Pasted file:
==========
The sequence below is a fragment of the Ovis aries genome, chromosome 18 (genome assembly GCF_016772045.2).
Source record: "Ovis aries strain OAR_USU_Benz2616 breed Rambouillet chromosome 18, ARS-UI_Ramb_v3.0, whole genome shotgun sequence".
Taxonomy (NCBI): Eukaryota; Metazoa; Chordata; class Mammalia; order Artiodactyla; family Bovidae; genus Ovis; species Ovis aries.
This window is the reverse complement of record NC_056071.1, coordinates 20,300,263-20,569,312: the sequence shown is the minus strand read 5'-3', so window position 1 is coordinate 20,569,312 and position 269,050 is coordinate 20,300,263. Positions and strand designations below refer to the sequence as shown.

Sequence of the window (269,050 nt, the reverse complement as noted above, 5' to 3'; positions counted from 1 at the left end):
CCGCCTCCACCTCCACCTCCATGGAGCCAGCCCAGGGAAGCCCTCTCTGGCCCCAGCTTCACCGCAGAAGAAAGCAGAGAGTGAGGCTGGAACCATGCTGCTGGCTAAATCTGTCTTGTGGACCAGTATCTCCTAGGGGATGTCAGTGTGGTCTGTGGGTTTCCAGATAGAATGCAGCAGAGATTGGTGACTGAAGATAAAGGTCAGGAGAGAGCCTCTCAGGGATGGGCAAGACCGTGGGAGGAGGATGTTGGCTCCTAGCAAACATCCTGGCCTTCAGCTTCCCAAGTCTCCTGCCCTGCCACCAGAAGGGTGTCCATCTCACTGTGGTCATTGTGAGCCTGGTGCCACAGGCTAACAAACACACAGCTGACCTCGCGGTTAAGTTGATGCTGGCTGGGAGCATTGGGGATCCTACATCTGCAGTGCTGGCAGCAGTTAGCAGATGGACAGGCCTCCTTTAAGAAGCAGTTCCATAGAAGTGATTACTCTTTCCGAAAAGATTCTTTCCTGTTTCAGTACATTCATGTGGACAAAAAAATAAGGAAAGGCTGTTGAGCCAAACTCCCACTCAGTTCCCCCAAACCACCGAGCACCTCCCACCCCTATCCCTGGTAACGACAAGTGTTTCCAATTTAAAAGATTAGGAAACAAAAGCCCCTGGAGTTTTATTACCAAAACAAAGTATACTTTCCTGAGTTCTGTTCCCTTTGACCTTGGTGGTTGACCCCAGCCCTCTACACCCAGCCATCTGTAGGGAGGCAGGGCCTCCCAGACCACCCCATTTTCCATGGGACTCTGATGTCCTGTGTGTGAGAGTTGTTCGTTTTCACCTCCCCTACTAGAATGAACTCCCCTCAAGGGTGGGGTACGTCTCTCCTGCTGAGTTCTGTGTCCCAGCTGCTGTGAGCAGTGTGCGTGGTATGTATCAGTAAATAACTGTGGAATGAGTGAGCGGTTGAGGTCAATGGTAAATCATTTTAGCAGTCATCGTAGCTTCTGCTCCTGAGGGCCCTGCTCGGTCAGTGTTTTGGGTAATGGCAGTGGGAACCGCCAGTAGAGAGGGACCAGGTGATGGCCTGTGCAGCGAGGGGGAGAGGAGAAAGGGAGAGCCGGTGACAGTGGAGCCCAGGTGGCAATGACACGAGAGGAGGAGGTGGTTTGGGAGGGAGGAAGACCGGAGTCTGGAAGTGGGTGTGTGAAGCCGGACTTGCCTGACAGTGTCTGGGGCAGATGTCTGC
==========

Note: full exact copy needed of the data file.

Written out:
The sequence below is a fragment of the Ovis aries genome, chromosome 18 (genome assembly GCF_016772045.2).
Source record: "Ovis aries strain OAR_USU_Benz2616 breed Rambouillet chromosome 18, ARS-UI_Ramb_v3.0, whole genome shotgun sequence".
Taxonomy (NCBI): Eukaryota; Metazoa; Chordata; class Mammalia; order Artiodactyla; family Bovidae; genus Ovis; species Ovis aries.
This window is the reverse complement of record NC_056071.1, coordinates 20,300,263-20,569,312: the sequence shown is the minus strand read 5'-3', so window position 1 is coordinate 20,569,312 and position 269,050 is coordinate 20,300,263. Positions and strand designations below refer to the sequence as shown.

Sequence of the window (269,050 nt, the reverse complement as noted above, 5' to 3'; positions counted from 1 at the left end):
CCGCCTCCACCTCCACCTCCATGGAGCCAGCCCAGGGAAGCCCTCTCTGGCCCCAGCTTCACCGCAGAAGAAAGCAGAGAGTGAGGCTGGAACCATGCTGCTGGCTAAATCTGTCTTGTGGACCAGTATCTCCTAGGGGATGTCAGTGTGGTCTGTGGGTTTCCAGATAGAATGCAGCAGAGATTGGTGACTGAAGATAAAGGTCAGGAGAGAGCCTCTCAGGGATGGGCAAGACCGTGGGAGGAGGATGTTGGCTCCTAGCAAACATCCTGGCCTTCAGCTTCCCAAGTCTCCTGCCCTGCCACCAGAAGGGTGTCCATCTCACTGTGGTCATTGTGAGCCTGGTGCCACAGGCTAACAAACACACAGCTGACCTCGCGGTTAAGTTGATGCTGGCTGGGAGCATTGGGGATCCTACATCTGCAGTGCTGGCAGCAGTTAGCAGATGGACAGGCCTCCTTTAAGAAGCAGTTCCATAGAAGTGATTACTCTTTCCGAAAAGATTCTTTCCTGTTTCAGTACATTCATGTGGACAAAAAAATAAGGAAAGGCTGTTGAGCCAAACTCCCACTCAGTTCCCCCAAACCACCGAGCACCTCCCACCCCTATCCCTGGTAACGACAAGTGTTTCCAATTTAAAAGATTAGGAAACAAAAGCCCCTGGAGTTTTATTACCAAAACAAAGTATACTTTCCTGAGTTCTGTTCCCTTTGACCTTGGTGGTTGACCCCAGCCCTCTACACCCAGCCATCTGTAGGGAGGCAGGGCCTCCCAGACCACCCCATTTTCCATGGGACTCTGATGTCCTGTGTGTGAGAGTTGTTCGTTTTCACCTCCCCTACTAGAATGAACTCCCCTCAAGGGTGGGGTACGTCTCTCCTGCTGAGTTCTGTGTCCCAGCTGCTGTGAGCAGTGTGCGTGGTATGTATCAGTAAATAACTGTGGAATGAGTGAGCGGTTGAGGTCAATGGTAAATCATTTTAGCAGTCATCGTAGCTTCTGCTCCTGAGGGCCCTGCTCGGTCAGTGTTTTGGGTAATGGCAGTGGGAACCGCCAGTAGAGAGGGACCAGGTGATGGCCTGTGCAGCGAGGGGGAGAGGAGAAAGGGAGAGCCGGTGACAGTGGAGCCCAGGTGGCAATGACACGAGAGGAGGAGGTGGTTTGGGAGGGAGGAAGACCGGAGTCTGGAAGTGGGTGTGTGAAGCCGGACTTGCCTGACAGTGTCTGGGGCAGATGTCTGC